Findings  In this randomized clinical trial that included 776 critically ill immunocompromised patients receiving at least 6 L/min of oxygen, high-flow oxygen therapy compared with standard oxygen therapy did not significantly reduce day-28 mortality (35.6% vs 36.1%, respectively).

Meaning  Among immunocompromised patients with acute respiratory failure, high-flow oxygen therapy did not significantly reduce mortality compared with standard oxygen therapy.

Abstract

Importance  High-flow nasal oxygen therapy is increasingly used for acute hypoxemic respiratory failure (AHRF).

Objective  To determine whether high-flow oxygen therapy decreases mortality among immunocompromised patients with AHRF compared with standard oxygen therapy.

Design, Setting, and Participants  The HIGH randomized clinical trial enrolled 776 adult immunocompromised patients with AHRF (Pao2 <60 mm Hg or Spo2 <90% on room air, or tachypnea >30/min or labored breathing or respiratory distress, and need for oxygen ≥6 L/min) at 32 intensive care units (ICUs) in France between May 19, 2016, and December 31, 2017.

Interventions  Patients were randomized 1:1 to continuous high-flow oxygen therapy (n = 388) or to standard oxygen therapy (n = 388).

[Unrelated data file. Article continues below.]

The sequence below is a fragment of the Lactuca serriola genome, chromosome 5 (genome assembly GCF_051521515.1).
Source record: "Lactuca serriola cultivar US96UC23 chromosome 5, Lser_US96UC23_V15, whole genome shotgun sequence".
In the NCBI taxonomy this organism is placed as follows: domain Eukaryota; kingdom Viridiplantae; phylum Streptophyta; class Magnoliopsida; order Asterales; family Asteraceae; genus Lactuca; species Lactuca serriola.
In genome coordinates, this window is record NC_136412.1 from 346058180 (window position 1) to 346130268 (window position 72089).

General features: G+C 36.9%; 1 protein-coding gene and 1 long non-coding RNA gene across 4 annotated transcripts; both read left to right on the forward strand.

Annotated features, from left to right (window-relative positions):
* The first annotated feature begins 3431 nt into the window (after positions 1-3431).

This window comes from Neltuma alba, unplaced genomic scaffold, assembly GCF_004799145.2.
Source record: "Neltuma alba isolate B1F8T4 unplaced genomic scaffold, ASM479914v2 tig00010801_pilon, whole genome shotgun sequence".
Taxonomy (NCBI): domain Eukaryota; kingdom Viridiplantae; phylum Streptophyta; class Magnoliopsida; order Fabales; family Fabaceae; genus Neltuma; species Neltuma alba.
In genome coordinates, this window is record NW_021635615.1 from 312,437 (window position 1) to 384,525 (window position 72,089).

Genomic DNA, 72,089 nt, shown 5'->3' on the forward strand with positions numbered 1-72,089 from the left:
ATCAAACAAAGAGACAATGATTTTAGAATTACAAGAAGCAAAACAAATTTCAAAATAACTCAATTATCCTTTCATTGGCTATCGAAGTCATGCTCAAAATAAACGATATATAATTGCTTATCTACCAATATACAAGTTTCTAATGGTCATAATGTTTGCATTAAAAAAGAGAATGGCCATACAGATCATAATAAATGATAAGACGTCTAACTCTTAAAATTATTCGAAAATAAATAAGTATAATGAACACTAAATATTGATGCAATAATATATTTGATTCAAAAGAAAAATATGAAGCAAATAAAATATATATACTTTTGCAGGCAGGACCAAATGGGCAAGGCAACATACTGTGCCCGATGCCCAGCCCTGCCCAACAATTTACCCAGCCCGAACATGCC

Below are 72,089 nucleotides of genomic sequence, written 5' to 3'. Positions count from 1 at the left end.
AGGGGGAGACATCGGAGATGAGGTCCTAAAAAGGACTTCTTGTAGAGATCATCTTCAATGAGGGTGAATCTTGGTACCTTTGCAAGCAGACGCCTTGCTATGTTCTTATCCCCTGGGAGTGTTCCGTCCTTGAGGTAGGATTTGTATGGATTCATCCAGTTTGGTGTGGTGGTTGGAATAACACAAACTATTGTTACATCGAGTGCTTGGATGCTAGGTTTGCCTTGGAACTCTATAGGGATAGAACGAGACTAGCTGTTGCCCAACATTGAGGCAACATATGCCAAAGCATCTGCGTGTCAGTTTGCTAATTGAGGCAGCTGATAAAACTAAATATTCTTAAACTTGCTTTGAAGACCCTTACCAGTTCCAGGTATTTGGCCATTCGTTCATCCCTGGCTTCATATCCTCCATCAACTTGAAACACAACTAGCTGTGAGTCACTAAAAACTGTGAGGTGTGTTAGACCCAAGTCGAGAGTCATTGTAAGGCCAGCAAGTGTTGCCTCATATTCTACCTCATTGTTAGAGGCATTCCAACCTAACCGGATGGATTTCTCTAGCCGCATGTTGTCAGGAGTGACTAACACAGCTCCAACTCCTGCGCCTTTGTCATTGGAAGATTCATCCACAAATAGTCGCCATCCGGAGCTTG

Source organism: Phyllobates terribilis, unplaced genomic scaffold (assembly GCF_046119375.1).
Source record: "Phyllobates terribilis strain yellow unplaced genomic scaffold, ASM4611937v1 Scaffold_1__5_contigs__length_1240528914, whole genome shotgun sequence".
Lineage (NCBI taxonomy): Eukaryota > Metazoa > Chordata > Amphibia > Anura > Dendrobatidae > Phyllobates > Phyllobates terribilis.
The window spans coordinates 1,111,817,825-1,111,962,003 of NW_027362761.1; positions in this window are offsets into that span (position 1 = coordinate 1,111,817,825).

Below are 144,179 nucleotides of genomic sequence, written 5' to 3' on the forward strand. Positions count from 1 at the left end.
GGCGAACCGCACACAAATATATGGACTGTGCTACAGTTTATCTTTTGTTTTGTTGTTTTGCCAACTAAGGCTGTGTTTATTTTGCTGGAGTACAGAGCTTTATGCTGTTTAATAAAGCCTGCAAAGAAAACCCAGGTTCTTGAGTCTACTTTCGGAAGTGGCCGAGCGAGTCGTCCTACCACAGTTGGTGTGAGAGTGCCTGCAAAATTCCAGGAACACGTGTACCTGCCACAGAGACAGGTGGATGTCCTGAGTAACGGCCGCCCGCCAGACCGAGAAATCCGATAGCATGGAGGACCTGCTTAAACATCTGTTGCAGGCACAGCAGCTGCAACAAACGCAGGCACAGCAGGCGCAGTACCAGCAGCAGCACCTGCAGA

Main Outcomes and Measures  The primary outcome was day-28 mortality. Secondary outcomes included intubation and mechanical ventilation by day 28, Pao2:Fio2 ratio over the 3 days after intubation, respiratory rate, ICU and hospital lengths of stay, ICU-acquired infections, and patient comfort and dyspnea.

Results  Of 778 randomized patients (median age, 64 [IQR, 54-71] years; 259 [33.3%] women), 776 (99.7%) completed the trial. At randomization, median respiratory rate was 33/min (IQR, 28-39) vs 32 (IQR, 27-38) and Pao2:Fio2 was 136 (IQR, 96-187) vs 128 (IQR, 92-164) in the intervention and control groups, respectively. Median SOFA score was 6 (IQR, 4-8) in both groups. Mortality on day 28 was not significantly different between groups (35.6% vs 36.1%; difference, −0.5% [95% CI, −7.3% to +6.3%]; hazard ratio, 0.98 [95% CI, 0.77 to 1.24]; P = .94). Intubation rate was not significantly different between groups (38.7% vs 43.8%; difference, −5.1% [95% CI, −12.3% to +2.0%]). Compared with controls, patients randomized to high-flow oxygen therapy had a higher Pao2:Fio2 (150 vs 119; difference, 19.5 [95% CI, 4.4 to 34.6]) and lower respiratory rate after 6 hours (25/min vs 26/min; difference, −1.8/min [95% CI, −3.2 to −0.2]). No significant difference was observed in ICU length of stay (8 vs 6 days; difference, 0.6 [95% CI, −1.0 to +2.2]), ICU-acquired infections (10.0% vs 10.6%; difference, −0.6% [95% CI, −4.6 to +4.1]), hospital length of stay (24 vs 27 days; difference, −2 days [95% CI, −7.3 to +3.3]), or patient comfort and dyspnea scores.

Conclusions and Relevance  Among critically ill immunocompromised patients with acute respiratory failure, high-flow oxygen therapy did not significantly decrease day-28 mortality compared with standard oxygen therapy.

Trial Registration  clinicaltrials.gov Identifier: NCT02739451.